Using Valerian to Treat Insomnia

Valerian is commonly used for insomnia, anxiety, and hyperactivity. Learn more about valerian and making valerian herbal tea.
Valerian is commonly used for insomnia, anxiety, and hyperactivity. Learn more about valerian and making valerian herbal tea.
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Valerian is a staple medicinal herb used throughout Europe. And, unlike benzodiazepines, using valerian to treat insomnia increases the amount of time spent in deep and rapid eye movement (REM) sleep.

Valerian isn't a modern discovery; doctors of yesteryear were quite familiar with this pungent-smelling herb. In 1831, family physician Samuel Thomson wrote: "This powder is the best nervine known. I have made great use of it and have always found it to produce the most beneficial effects in all cases of nervous affection. In fact, it would be difficult to get along in my practice in many cases without this important article."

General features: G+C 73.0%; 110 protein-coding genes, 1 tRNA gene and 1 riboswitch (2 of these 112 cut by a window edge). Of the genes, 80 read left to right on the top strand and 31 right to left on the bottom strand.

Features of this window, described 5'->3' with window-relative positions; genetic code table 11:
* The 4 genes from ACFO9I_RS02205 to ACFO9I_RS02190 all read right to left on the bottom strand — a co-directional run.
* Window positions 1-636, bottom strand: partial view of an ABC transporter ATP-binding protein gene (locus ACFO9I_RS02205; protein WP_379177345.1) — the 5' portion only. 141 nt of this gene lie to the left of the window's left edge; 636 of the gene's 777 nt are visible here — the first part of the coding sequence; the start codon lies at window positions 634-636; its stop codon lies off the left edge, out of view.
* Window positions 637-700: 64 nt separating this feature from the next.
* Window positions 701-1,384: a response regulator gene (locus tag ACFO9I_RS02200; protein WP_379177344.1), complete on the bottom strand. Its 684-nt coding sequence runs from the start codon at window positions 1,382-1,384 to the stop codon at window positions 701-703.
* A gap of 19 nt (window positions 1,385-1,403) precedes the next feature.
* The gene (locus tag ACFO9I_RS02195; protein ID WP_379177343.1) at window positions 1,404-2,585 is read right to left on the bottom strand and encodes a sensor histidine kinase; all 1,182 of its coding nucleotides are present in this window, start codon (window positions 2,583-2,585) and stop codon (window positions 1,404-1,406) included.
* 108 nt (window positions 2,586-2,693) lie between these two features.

It's unlikely that many family doctors today would recommend valerian to their patients. More doctors, however, may consider valerian after reviewing the clinical evidence that supports the herb's use.

Clinical Evidence for Using Valerian to Treat Insomnia

In one double-blind study, 44 percent of insomniacs who took valerian described the quality of their sleep as "perfect," and 99 percent said their sleep had improved significantly. None of the patients reported any side effects.

In another experiment, 128 people with sleep problems were given either 400 milligrams of valerian root extract or a placebo (dummy pill). Those who were taking the herb reported significant improvement in sleep quality without morning grogginess.

Valerian also significantly improves sleep latency, which is how researchers describe the time it takes a person to fall asleep. One study found that valerian halved the time it normally took volunteers to fall asleep.